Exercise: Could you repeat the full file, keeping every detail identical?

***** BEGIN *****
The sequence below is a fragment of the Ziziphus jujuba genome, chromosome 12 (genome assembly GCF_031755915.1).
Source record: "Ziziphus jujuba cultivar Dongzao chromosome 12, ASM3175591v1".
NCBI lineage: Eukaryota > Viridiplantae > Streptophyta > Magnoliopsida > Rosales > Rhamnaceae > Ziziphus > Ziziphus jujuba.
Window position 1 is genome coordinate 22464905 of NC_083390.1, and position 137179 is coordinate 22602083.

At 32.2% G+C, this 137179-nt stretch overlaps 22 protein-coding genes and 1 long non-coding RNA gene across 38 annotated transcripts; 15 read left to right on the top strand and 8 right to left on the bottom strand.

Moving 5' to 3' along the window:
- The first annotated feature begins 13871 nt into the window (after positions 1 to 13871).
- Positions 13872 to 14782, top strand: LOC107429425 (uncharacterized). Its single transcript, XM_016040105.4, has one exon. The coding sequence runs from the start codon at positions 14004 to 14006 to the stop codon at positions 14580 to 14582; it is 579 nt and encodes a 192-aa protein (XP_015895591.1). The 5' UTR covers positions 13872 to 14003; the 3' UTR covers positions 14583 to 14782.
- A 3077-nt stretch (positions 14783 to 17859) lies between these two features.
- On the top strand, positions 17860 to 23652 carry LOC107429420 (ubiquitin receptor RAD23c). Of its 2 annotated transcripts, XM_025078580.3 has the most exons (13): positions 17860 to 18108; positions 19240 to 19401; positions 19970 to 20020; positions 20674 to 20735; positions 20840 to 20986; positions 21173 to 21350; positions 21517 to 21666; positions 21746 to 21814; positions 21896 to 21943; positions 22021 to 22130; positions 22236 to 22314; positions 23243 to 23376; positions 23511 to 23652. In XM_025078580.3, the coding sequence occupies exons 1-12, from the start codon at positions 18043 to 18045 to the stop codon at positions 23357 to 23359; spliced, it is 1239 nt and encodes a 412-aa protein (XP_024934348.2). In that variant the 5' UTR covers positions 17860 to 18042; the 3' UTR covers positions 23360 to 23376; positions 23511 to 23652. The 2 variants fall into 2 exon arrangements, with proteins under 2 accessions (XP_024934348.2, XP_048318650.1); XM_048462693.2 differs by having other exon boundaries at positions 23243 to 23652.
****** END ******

The sequence below is a fragment of the Ziziphus jujuba genome, chromosome 12 (genome assembly GCF_031755915.1).
Source record: "Ziziphus jujuba cultivar Dongzao chromosome 12, ASM3175591v1".
NCBI lineage: Eukaryota > Viridiplantae > Streptophyta > Magnoliopsida > Rosales > Rhamnaceae > Ziziphus > Ziziphus jujuba.
Window position 1 is genome coordinate 22464905 of NC_083390.1, and position 137179 is coordinate 22602083.

At 32.2% G+C, this 137179-nt stretch overlaps 22 protein-coding genes and 1 long non-coding RNA gene across 38 annotated transcripts; 15 read left to right on the top strand and 8 right to left on the bottom strand.

Moving 5' to 3' along the window:
- The first annotated feature begins 13871 nt into the window (after positions 1 to 13871).
- Positions 13872 to 14782, top strand: LOC107429425 (uncharacterized). Its single transcript, XM_016040105.4, has one exon. The coding sequence runs from the start codon at positions 14004 to 14006 to the stop codon at positions 14580 to 14582; it is 579 nt and encodes a 192-aa protein (XP_015895591.1). The 5' UTR covers positions 13872 to 14003; the 3' UTR covers positions 14583 to 14782.
- A 3077-nt stretch (positions 14783 to 17859) lies between these two features.
- On the top strand, positions 17860 to 23652 carry LOC107429420 (ubiquitin receptor RAD23c). Of its 2 annotated transcripts, XM_025078580.3 has the most exons (13): positions 17860 to 18108; positions 19240 to 19401; positions 19970 to 20020; positions 20674 to 20735; positions 20840 to 20986; positions 21173 to 21350; positions 21517 to 21666; positions 21746 to 21814; positions 21896 to 21943; positions 22021 to 22130; positions 22236 to 22314; positions 23243 to 23376; positions 23511 to 23652. In XM_025078580.3, the coding sequence occupies exons 1-12, from the start codon at positions 18043 to 18045 to the stop codon at positions 23357 to 23359; spliced, it is 1239 nt and encodes a 412-aa protein (XP_024934348.2). In that variant the 5' UTR covers positions 17860 to 18042; the 3' UTR covers positions 23360 to 23376; positions 23511 to 23652. The 2 variants fall into 2 exon arrangements, with proteins under 2 accessions (XP_024934348.2, XP_048318650.1); XM_048462693.2 differs by having other exon boundaries at positions 23243 to 23652.